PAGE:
::: Retaining a raised highway, not building on embankments. They claim this would prevent the expropriations on rue Cazelais, which may be true, however it appears that it is the large on/off-ramp at the McGill mega-hospital that threatens is the problem. To their credit, however, Vision Montréal demanded outright that the MTQ avoid demolition of the homes on rue Cazelais.
::: Two new public transit projects, including the often-discussed Lachine LRT and electric buses on Autoroute 20, a proposition that may have come to some politician in a dream and will surely end up in the over-flowing waste basket of unrealized transit projects.
::: A larger buffer at the foot of the Falaise St. Jacques. In fact, Vision Montreal wants to see the highway running through the middle of the Turcot Yards which they call a “compromise” but others might call a waste of that space.
::: More highways in tunnels. Vision Montréal called for the tunnelization of the 720 from the Turcot to Guy, which will supposedly prevent expropriations. While I cannot claim authority in matters of engineering, it seems that more underground highways are of the “cut and cover” variety, which DO require expropriations.
The Underdog: Richard Bergeron and the Projet Montréal
Having seen Mr. Bergeron’s presentation full of lovely European cities with beautiful tramways more than once in the past, my it was a pleasant surprise to see something different from Projet Montréal’s memoir. Mr. Bergeron’s opening statement set the tone quite forcefully: “Rien n’a plus de conséquences sur le développement d’une ville que les choix faits au niveau des
infrastructures de transport.” Sage words, so what do they suggest?
Rather than delving directly into the Turcot, Bergeron demonstrated his academic side, giving a lesson on the connection between parking and downtown car use. This is a good point and a savvy political move; by noting the incoherence of the City’s plan to reduce automobile usage while authorizing 25,000 new parking spaces in the past three years, Bergeron may have found an issue that can set him apart again now that everybody is talking tramways and “sustainable transportation”.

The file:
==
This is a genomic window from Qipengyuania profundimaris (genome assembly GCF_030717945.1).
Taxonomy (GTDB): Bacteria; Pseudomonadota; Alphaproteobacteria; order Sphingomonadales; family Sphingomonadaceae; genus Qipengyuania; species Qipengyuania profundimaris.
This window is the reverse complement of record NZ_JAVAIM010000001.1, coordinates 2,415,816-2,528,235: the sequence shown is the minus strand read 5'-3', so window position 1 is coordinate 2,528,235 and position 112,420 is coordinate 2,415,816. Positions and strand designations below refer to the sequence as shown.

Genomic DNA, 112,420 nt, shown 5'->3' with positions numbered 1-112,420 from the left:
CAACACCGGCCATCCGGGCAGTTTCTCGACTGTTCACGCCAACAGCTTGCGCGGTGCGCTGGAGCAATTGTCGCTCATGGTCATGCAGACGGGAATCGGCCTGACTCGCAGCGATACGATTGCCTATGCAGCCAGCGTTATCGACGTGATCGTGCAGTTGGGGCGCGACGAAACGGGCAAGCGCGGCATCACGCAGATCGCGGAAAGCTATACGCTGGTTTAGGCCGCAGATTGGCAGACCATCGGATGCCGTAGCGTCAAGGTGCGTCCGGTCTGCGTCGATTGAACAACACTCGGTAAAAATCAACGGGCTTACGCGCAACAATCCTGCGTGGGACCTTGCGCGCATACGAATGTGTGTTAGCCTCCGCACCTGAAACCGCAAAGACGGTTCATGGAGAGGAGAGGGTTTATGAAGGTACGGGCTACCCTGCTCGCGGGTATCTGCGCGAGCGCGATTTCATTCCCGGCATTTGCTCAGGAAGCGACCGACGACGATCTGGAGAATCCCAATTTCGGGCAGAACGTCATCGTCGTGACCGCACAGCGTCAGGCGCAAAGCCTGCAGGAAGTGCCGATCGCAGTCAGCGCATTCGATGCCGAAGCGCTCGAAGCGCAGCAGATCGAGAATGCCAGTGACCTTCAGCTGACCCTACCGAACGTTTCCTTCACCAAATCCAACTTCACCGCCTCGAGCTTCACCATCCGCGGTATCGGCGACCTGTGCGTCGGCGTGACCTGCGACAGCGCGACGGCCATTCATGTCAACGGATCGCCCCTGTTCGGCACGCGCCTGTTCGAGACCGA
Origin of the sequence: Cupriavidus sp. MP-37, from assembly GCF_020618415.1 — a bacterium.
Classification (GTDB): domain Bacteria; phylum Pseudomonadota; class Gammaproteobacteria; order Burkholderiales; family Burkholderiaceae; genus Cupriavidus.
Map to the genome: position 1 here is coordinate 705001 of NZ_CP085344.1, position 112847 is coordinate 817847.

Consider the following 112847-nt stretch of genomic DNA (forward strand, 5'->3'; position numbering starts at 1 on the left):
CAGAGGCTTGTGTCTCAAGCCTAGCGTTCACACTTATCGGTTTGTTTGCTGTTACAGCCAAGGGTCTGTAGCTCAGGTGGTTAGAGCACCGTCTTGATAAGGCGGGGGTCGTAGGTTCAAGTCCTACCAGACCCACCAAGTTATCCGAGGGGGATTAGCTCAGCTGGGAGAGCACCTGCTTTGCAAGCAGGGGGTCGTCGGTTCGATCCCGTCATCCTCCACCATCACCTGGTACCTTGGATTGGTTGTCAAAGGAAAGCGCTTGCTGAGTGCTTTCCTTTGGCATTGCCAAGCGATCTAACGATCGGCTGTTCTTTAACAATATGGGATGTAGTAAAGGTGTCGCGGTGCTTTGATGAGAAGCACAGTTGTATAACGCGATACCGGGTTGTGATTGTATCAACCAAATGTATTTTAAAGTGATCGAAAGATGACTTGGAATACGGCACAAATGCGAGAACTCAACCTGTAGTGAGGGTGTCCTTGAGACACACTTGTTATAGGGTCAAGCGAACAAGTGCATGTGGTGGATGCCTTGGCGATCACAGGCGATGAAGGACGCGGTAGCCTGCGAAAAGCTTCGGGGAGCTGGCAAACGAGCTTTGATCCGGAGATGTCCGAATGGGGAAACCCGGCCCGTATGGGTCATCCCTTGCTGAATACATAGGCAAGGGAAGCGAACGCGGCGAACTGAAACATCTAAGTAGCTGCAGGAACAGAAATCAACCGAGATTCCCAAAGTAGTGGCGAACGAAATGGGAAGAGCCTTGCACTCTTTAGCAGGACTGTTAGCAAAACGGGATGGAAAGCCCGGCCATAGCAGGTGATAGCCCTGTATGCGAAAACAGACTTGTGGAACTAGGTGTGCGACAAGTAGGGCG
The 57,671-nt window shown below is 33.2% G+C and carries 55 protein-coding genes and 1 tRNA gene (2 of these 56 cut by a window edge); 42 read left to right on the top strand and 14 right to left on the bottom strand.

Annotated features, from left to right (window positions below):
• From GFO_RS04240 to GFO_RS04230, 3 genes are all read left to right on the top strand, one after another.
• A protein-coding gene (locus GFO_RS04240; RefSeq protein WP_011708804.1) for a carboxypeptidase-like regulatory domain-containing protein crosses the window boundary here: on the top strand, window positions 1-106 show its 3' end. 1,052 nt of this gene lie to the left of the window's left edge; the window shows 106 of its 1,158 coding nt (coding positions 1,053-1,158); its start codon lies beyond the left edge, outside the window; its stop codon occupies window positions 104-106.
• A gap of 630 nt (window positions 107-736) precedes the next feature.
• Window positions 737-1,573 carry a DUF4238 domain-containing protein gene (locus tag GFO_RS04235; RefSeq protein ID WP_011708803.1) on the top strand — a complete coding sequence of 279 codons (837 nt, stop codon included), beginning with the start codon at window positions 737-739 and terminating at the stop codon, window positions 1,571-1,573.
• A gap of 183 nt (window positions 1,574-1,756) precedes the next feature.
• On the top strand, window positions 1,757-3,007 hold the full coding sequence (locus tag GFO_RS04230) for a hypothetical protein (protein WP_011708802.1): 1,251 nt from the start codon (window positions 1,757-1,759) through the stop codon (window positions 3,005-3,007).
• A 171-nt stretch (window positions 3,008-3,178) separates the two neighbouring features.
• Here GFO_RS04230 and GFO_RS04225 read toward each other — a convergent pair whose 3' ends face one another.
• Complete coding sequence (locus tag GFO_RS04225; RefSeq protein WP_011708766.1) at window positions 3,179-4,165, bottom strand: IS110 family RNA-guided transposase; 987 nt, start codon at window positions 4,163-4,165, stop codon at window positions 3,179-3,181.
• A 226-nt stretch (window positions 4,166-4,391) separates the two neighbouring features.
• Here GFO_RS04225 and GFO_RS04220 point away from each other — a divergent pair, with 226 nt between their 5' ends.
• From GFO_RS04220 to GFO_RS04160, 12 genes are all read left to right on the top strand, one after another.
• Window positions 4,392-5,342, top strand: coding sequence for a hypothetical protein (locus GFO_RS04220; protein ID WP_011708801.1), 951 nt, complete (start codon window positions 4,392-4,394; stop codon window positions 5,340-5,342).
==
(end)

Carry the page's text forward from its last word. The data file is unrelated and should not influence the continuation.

Projet Montréal did not outline specific alternatives or transit projects, choosing instead to focus on the concept of the high-capacity “urban boulevard”, drawing on examples of highway removals in Portland, San Francisco and Seoul. The Projet Montréal memoir called for a total re-conception of the movement of people and goods in Montreal, involving the “le déclassement pur et simple de l’ensemble de ce corridor autoroutier.” (While I understand all those words separately, I needed a translation to confirm whether Bergeron is actually suggesting to tear the whole highway network down.) I suspect in this case Mr. Bergeron’s predilection for superlatives may be getting the better of him; even the best possible outcome for the Turcot must involve some highways for moving freight onto and off the island.
While the focus has been on views held by the contenders for the Mayor’s office, it’s interesting to see that the Parti Québec has jumped into the fray. After a rousing (and rounded) brief by PQ MNA for Saint Henri – Sainte Anne, François Lemay, the PQ has questioned the legitimacy of an environmental hearing that considers only the project’s immediate environmental effects and demanded that the Liberal government abandon its PPP model.
But whether all the politicians are hitting the right issues or not, the important thing is that they have come out swinging. They have made it clear (to varying degrees) that Montreal has serious problems with this project. While we wait for the BAPE to decide where to apply its rubber stamp on this dossier, opponents to the MTQ’s project should be thinking about how to keep this item on the municipal agenda, even as politicians who have stuck their necks out a bit fight their natural tendency to retreat.